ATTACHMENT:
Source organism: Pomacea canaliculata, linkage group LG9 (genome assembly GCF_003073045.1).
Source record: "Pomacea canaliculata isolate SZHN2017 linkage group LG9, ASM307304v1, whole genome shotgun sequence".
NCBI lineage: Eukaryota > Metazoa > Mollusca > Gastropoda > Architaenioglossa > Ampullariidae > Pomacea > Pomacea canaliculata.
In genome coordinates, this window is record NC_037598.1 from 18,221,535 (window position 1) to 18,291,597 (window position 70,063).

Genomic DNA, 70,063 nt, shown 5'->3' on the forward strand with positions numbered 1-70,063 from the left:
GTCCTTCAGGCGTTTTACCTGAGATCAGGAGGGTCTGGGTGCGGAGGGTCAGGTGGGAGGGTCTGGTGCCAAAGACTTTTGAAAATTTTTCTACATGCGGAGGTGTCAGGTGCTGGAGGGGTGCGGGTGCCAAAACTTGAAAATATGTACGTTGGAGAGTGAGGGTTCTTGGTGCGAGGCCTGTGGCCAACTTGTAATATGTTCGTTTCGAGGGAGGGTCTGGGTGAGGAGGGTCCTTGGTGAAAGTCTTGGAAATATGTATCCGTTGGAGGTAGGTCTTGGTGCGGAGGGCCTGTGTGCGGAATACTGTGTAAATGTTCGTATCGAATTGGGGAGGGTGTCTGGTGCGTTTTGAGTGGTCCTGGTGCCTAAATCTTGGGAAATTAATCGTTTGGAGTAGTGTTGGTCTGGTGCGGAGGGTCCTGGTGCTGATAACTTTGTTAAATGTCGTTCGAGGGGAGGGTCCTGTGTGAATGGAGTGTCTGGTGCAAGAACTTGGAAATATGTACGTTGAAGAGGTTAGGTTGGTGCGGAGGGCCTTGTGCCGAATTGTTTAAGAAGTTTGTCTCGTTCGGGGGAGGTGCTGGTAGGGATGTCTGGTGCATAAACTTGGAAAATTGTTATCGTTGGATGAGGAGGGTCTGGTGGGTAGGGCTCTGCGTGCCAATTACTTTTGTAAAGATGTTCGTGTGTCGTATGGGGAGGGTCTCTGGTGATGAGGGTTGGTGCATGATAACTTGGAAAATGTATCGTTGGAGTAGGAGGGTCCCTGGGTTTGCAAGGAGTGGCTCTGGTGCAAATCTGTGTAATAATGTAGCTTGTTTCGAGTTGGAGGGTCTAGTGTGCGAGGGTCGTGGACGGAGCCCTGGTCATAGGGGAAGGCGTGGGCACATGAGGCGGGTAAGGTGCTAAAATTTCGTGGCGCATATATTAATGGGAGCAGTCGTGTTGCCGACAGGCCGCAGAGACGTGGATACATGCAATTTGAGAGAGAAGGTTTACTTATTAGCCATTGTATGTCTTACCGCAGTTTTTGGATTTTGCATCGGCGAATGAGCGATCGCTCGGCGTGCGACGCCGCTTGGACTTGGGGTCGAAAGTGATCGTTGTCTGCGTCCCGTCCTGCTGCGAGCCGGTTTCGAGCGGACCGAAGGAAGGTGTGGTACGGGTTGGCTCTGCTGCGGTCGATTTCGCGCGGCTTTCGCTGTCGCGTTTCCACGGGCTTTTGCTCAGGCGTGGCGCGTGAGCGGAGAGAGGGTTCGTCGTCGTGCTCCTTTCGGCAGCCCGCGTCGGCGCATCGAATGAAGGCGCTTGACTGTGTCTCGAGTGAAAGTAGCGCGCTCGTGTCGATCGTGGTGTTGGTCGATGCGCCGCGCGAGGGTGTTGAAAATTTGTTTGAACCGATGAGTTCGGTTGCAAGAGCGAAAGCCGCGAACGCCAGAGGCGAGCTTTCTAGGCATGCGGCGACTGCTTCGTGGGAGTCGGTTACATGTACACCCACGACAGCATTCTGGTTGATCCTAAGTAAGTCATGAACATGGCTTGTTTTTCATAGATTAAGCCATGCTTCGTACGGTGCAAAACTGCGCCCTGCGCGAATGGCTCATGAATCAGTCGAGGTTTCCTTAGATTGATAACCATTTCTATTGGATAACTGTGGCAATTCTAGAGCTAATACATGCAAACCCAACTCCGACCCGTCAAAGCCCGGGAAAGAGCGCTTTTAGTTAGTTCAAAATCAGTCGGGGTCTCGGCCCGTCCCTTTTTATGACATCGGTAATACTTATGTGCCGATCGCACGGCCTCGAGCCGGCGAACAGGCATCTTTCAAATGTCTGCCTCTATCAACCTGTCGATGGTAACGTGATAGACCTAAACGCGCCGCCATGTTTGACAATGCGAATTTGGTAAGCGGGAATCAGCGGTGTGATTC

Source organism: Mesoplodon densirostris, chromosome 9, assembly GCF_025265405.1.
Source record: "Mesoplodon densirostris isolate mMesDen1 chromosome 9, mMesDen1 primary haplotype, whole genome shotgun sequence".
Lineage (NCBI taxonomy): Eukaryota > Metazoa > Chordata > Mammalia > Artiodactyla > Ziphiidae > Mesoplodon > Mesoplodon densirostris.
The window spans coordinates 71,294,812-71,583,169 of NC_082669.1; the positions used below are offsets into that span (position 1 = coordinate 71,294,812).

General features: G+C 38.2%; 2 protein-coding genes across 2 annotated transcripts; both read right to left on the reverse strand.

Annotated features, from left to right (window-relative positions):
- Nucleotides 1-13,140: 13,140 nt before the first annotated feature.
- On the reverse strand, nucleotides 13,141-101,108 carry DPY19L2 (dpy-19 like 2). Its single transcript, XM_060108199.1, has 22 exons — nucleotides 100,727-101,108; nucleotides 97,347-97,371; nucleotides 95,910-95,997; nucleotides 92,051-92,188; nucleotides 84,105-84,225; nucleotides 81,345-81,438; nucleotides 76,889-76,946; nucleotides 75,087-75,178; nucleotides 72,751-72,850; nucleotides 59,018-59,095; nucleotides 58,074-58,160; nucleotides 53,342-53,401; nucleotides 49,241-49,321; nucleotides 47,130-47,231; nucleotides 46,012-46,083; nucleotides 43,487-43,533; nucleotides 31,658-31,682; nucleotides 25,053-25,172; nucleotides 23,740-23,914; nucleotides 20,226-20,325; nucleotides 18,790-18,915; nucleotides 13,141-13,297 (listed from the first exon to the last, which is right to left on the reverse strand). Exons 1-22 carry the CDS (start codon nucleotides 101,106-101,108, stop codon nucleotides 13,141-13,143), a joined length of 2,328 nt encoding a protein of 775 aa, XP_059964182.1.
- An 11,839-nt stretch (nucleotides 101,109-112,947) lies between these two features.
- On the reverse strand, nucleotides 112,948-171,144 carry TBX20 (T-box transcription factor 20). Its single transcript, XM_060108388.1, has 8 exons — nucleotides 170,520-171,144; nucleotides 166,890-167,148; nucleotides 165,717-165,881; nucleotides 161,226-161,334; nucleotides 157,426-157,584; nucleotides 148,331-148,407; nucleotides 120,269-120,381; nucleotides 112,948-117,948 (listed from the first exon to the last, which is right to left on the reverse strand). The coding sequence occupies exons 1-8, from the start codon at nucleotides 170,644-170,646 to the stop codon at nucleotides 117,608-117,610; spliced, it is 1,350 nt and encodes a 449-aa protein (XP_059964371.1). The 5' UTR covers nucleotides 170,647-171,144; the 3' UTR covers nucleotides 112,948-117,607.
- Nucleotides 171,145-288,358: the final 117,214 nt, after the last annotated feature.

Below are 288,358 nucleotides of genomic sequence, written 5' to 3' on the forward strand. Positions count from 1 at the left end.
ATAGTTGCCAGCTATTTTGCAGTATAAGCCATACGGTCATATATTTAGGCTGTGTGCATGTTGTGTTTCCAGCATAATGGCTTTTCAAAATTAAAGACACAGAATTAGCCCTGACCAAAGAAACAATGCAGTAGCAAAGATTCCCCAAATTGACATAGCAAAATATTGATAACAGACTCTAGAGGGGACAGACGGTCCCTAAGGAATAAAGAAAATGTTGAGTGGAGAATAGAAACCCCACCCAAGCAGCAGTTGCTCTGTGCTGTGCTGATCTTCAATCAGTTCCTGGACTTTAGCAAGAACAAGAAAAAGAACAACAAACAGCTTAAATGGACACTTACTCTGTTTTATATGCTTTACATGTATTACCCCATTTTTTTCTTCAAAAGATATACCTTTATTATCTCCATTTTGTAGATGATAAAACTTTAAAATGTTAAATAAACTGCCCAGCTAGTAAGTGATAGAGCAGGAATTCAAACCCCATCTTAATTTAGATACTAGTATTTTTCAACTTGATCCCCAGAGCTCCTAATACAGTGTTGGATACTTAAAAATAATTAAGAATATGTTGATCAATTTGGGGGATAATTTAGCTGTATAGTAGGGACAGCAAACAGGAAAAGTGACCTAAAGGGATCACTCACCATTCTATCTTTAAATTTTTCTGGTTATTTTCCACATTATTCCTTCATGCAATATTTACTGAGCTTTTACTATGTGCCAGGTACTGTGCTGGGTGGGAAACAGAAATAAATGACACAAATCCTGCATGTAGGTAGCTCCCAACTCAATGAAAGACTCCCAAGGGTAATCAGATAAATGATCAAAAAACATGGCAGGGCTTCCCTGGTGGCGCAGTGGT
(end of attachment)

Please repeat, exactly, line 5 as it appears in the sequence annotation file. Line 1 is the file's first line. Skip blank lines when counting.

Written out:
Genomic DNA, 70,063 nt, shown 5'->3' on the forward strand with positions numbered 1-70,063 from the left: